Molly Moore, her husband, Joe, and their four young kids have been traveling in their 2019 30’ Airstream since July 2020, attempting to let go, spend time in wild places, and instill a strong foundation of Leaving No Trace, while picking up the trail of their Legos left at campsites across the entire country. She tells her family’s story at The Moore Air, which recounts their adventures and discoveries from remote parks to big cities, all while growing up and slowing down in tight quarters…together. You can also catch them on Instagram @the_moore_air. Read earlier installments here.
Prior to our life in Chrissy (the name of our Flying Cloud 30FB Bunk), I always likened my four small children to a pack of wolf pups. They would scramble over one another to get to mom for milk, unapologetically stepping on each other’s ears, nipping at each other in frustration, a tail wag sending a brother across the room, weakness getting boxed out. Now, in Chrissy, these habits have continued and have been given an excuse to flourish. We are always scrambling over one another for something – the most inconvenient (yet only available) seat, a parent’s lap (that was already occupied), a different position in the (very full) bed. The kids weave themselves through the adult legs that are stretched from couch to banquette, turning flips as if our legs were monkey bars.
We chose this model of Airstream because not only did it have bunk beds, but it had seating that could be converted to additional sleeping options. I felt confident the kids, especially as they got older and bigger, would need their own space. But through and through, 95% of the time, the four kids all sleep in the bottom bunk….together. Not only surviving the small space – but thriving in it.
Tight Quarters Make for Tight Relationships
These tight quarters have had so many implications for our family: what we can buy, what we can eat (my kombucha-making and sourdough starter both were quick to go), what we must share, and how much we are together. At times, this implied lifestyle has felt natural (once a pack of wolf pups, always a pack of wolf pups), but at other times, it has pushed us to contend with our personalities, our expectations, and our nature in a way that we might not have otherwise been forced to reckon with. But from that contention, it has helped us know each other better, carve out new values, and operate in new ways as a family.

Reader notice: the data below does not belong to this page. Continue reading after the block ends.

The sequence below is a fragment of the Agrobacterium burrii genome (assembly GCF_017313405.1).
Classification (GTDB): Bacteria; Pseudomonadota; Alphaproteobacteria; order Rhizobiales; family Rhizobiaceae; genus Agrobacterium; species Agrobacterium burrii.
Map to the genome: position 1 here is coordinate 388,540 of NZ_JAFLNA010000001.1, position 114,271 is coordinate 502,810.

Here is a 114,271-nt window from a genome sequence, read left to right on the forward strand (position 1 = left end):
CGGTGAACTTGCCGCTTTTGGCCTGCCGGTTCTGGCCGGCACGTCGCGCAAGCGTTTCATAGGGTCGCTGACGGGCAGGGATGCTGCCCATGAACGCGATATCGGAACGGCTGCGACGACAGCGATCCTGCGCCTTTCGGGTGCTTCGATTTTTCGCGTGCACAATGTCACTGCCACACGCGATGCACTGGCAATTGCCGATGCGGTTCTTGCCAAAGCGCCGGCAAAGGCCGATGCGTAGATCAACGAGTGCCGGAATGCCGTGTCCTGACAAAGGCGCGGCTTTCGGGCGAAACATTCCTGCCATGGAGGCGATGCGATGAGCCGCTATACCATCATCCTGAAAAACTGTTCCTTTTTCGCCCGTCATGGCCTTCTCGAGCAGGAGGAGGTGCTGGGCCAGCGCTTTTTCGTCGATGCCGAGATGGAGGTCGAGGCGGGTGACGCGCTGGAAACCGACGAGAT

Specifically, our shared space has forced a level of engagement with one another that we might otherwise be able to evade or escape. Like that pack of wolf pups, we constantly step on one another. We hurt feelings, get too close, feel annoyed. We nip and get nipped at. All the time. But we can’t escape. Maybe we can go separate directions for a minute, maybe we choose a different sibling, maybe we sulk in the top bunk, but we can’t get far. Soon enough, we will opt back into being around the picnic table or squashed in the bed, with others. And because of that level of intimacy, we have to deal with the hurt we feel or the hurt we caused. We have been learning every day (without exception) how to repair hurt, how to understand our feelings, and how to let others have their feelings, even when they are loud feelings, disruptive feelings, or unreasonable feelings. And just like the pup who was stepped on, we fake-nip at our sibling nemesis and move on, cuddling and wrestling, or something in between. The small space has pushed us to empathize, be patient, and sometimes even resolve things.
This small space, alone, has shaped us, but it is not the end of story of our lives on the road. Through this experience, we are constantly redefining our notion of ‘home,’ substituting an immoble, unnaturally lit, temperature-controlled space that needs constant cleaning, with a big, dynamic backyard where we live our lives. Our home is centered less around a hearth with confined walls and more around a picnic table or a fire pit, positioned in an enormous yard that evolves from beach to forest to swamp. The wheels on this small space mean that we can move with the seasons and find ourselves in some of the more incredible, awe-inspiring backyards. This big backyard has become our home. We think less about the small space of Chrissy and more about the big space just outside her door. Our big backyard, our home, defines many aspects of our lifestyle.
We Spend Our Entire Day Outside